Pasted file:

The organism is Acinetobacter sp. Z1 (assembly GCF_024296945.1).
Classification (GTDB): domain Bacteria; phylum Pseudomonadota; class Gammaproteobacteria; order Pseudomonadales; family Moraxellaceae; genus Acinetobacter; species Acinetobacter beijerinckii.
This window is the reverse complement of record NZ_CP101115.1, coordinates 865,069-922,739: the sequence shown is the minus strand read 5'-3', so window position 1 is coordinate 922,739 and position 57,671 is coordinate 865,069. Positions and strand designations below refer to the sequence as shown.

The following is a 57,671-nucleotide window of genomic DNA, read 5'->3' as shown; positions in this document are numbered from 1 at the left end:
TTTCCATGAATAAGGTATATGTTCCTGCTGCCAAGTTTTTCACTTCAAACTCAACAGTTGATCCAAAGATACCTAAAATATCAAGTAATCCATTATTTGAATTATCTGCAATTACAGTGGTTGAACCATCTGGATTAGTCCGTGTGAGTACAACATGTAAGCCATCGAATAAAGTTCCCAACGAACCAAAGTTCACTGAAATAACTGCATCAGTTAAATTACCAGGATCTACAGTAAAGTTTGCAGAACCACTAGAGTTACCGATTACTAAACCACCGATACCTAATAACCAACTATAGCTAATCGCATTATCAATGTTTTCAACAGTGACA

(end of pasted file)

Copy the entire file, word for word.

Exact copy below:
The organism is Acinetobacter sp. Z1 (assembly GCF_024296945.1).
Classification (GTDB): domain Bacteria; phylum Pseudomonadota; class Gammaproteobacteria; order Pseudomonadales; family Moraxellaceae; genus Acinetobacter; species Acinetobacter beijerinckii.
This window is the reverse complement of record NZ_CP101115.1, coordinates 865,069-922,739: the sequence shown is the minus strand read 5'-3', so window position 1 is coordinate 922,739 and position 57,671 is coordinate 865,069. Positions and strand designations below refer to the sequence as shown.

The following is a 57,671-nucleotide window of genomic DNA, read 5'->3' as shown; positions in this document are numbered from 1 at the left end:
TTTCCATGAATAAGGTATATGTTCCTGCTGCCAAGTTTTTCACTTCAAACTCAACAGTTGATCCAAAGATACCTAAAATATCAAGTAATCCATTATTTGAATTATCTGCAATTACAGTGGTTGAACCATCTGGATTAGTCCGTGTGAGTACAACATGTAAGCCATCGAATAAAGTTCCCAACGAACCAAAGTTCACTGAAATAACTGCATCAGTTAAATTACCAGGATCTACAGTAAAGTTTGCAGAACCACTAGAGTTACCGATTACTAAACCACCGATACCTAATAACCAACTATAGCTAATCGCATTATCAATGTTTTCAACAGTGACA